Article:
Last week one of my best friends, Chris Maxwell, organized a two-day prayer gathering for me in north Georgia, where he serves as the pastor of a Christian college. Chris had listened to me whine for months about how confused I was about my future. He took it upon himself to contact a group of my friends, and they agreed to take time off work to pray with me about some important decisions.
Chris not only gathered nine men for this prayer retreat, but he also solicited counsel from other friends who couldn't attend, and from my wife. When I sat down in that living room on the first night, they put me under a microscope and proceeded to meddle in all my business. It was 48 hours of probing questions, wise counsel, sober warnings, gushing encouragement, brotherly affection and in-your-face honesty.
Uncomfortable? Definitely. Embarrassing? At times. Humbling? Totally. But the pain was worth what I gained in the end.
One of the main things I gained was a renewed understanding of how important true friendship is. In this day of unprecedented social isolation (when many pastors admit they have no one to talk to) and in this season of tragic moral failure (when church leaders wait too late before they expose their weaknesses to anyone) I have learned that we cannot survive long without godly relationships. Here are three qualities we must reclaim:
1. True friendship requires sacrifice. I was blown away that nine guys from four states would take time out of their busy schedules to pray for me. One guy drove all the way from Pennsylvania; two others drove more than seven hours. When we were finished, several of the guys expressed amazement that Chris went to so much trouble. "Lee is so blessed to have a friend like you," one of them said.
Real friends do extravagant things to show their love. They don't just do what is expected—they go the second mile. Real friendship always cuts against the grain of selfishness. Jesus told his closest friends: "Greater love has no one than this, that one lay down his life for his friends" (John 15:13, NASB). A few hours after He said that, He was arrested, beaten and nailed to a cross.
2. True friendship requires transparency. Jonathan and David are models of friendship because they didn't allow their positions, titles or ambitions to separate them. Even though Jonathan was Saul's son, and the rightful heir to the throne, he recognized the call of God on his friend David and set aside his own agenda.
The Bible says in 1 Samuel 18:3-4: "Then Jonathan made a covenant with David because he loved him as himself. Jonathan stripped himself of the robe that was on him and gave it to David, with his armor, including his sword and his bow and his belt." Jonathan wasn't going through an airport security check; he took off his outer garment and weapons because these things represented his future status as a warrior king. He was signifying to David: "I'm putting you first." The same humility is required of us if we want genuine friendships.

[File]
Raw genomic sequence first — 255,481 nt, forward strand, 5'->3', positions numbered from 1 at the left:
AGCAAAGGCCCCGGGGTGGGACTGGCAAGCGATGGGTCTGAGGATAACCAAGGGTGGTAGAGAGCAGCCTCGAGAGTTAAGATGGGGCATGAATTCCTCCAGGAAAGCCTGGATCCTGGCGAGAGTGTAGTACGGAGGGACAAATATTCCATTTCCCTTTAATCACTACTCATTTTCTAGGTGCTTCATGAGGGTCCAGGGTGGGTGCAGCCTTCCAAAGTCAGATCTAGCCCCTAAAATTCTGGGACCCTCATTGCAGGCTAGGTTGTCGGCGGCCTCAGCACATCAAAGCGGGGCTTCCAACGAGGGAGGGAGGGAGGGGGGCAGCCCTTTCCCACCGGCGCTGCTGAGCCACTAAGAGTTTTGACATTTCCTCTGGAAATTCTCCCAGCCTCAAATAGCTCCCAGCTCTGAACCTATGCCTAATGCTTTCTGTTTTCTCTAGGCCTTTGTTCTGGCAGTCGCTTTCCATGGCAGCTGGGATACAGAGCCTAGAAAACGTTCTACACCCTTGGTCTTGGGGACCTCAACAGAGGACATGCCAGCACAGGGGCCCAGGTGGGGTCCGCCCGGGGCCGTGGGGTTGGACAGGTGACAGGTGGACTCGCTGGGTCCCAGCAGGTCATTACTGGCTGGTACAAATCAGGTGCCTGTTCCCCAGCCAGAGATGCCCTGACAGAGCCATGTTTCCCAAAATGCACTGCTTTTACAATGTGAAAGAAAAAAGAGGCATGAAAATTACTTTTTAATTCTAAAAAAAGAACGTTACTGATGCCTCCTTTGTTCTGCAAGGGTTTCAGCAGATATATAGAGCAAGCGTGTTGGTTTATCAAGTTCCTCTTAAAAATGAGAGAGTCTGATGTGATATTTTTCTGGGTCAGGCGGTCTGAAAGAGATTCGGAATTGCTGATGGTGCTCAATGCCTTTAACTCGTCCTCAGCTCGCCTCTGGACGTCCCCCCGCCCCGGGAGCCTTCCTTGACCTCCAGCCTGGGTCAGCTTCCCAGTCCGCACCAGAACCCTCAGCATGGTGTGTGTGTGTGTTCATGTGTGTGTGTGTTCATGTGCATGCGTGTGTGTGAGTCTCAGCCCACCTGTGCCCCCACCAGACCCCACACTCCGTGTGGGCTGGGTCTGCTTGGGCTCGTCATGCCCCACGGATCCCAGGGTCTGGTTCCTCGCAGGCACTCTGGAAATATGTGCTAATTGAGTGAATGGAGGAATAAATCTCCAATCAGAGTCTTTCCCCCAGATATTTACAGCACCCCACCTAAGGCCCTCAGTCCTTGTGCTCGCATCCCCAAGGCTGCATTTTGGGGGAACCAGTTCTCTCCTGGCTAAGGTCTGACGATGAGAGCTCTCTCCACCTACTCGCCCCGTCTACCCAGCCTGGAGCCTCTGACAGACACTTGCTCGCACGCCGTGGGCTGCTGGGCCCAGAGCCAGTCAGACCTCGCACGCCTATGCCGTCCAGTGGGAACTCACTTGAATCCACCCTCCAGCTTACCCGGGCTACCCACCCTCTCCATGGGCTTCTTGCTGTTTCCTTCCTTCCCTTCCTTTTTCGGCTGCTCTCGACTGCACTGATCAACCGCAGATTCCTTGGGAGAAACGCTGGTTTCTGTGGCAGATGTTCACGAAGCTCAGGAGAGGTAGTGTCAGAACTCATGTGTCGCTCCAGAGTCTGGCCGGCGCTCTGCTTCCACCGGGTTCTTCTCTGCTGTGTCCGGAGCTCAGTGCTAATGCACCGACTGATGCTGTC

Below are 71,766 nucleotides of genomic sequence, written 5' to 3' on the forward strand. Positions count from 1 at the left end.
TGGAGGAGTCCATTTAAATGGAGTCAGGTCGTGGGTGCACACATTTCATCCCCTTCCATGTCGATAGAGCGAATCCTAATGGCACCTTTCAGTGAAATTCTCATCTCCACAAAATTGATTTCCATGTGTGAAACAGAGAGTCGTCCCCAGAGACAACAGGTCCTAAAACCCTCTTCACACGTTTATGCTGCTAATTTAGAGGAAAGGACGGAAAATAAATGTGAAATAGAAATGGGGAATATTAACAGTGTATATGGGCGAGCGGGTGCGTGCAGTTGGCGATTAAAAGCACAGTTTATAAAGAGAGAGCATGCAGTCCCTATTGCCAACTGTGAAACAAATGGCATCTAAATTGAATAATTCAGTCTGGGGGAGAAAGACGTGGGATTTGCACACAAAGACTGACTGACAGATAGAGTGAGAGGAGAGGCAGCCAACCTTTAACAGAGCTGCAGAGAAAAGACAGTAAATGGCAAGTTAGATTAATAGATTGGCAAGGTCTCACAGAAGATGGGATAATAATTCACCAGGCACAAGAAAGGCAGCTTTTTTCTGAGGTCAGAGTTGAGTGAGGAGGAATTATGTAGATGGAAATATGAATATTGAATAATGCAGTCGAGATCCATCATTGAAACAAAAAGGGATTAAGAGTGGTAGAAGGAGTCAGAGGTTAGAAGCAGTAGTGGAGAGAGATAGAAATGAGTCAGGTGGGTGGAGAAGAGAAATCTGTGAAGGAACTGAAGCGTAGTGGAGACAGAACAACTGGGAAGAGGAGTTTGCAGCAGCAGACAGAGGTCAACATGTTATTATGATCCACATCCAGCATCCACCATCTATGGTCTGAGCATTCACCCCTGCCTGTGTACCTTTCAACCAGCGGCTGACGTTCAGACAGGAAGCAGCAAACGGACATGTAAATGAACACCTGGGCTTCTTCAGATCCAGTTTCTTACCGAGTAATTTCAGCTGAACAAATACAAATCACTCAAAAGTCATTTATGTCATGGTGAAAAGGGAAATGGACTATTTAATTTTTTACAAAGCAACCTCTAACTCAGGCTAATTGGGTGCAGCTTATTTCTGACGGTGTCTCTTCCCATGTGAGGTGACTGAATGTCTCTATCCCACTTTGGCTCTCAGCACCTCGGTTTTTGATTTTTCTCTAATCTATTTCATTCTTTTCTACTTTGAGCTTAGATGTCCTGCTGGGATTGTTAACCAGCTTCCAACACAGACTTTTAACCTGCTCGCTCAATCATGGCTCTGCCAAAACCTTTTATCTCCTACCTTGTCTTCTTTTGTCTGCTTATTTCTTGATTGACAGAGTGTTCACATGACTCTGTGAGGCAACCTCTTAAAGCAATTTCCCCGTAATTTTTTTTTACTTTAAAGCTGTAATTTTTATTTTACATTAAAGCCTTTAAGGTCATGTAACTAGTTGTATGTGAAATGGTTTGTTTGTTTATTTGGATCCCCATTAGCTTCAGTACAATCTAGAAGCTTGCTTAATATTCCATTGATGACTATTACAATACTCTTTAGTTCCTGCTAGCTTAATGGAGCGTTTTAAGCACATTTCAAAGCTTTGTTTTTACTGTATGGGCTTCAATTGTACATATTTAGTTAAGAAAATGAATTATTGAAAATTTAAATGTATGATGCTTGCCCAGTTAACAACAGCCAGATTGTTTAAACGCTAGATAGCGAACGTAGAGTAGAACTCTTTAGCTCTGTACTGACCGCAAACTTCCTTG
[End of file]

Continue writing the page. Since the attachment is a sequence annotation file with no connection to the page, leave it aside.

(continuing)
At one point during our prayer retreat last week, the guys took turns sharing their most serious prayer concerns. Before we went around the circle we pledged not to divulge anyone's secrets. Then, with full confidence that no one was going to condemn anyone, we took our body armor off, let our force fields down and spilled our guts.
It wasn't long before the tears began to flow. I don't know if you've ever seen a group of grown men crying—but I can tell you it is one of the most beautiful sights on earth. One guy unashamedly offered a box of Kleenex to those who couldn't keep their emotions under control. We weren't worried about looking weak. We knew the Father was pleased that a group of guys had discovered that true manhood is about vulnerability, not about acting tough.
3. True friendship requires prayer. Ever since I became friends with Chris Maxwell in the late 1990s he has prayed for me faithfully. Often I get a simple text message from him that says: "PRAYING FOR YOU." It reminds me of the heart of the apostle Paul, who wrote to his spiritual son Timothy: "I thank God, whom I serve with a clear conscience the way my forefathers did, as I constantly remember you in my prayers night and day" (2 Tim. 1:3).
It might be safe to say that our love for our friends and family can be measured by our prayers for them. True friends pray for each other. The prophet Samuel even wrote: "Far be it from me that I should sin against the Lord by ceasing to pray for you" (1 Sam. 12:23).
Few of us would make an appointment with a friend for coffee and then nonchalantly forget to show up. But how many of us have told a friend, "I'll pray for you," and then forgotten to breathe one word of prayer for him or her? I've recently gone back to using a written list to help me remember my friends' prayer needs, and to record answers.
My life was changed last week because some friends cared enough about me to get in my face, hold my feet to the fire and offer biblical encouragement and counsel. If you don't have friends like that in your life, I pray you will find them soon. And more importantly, I pray you will be that kind of a friend to someone else.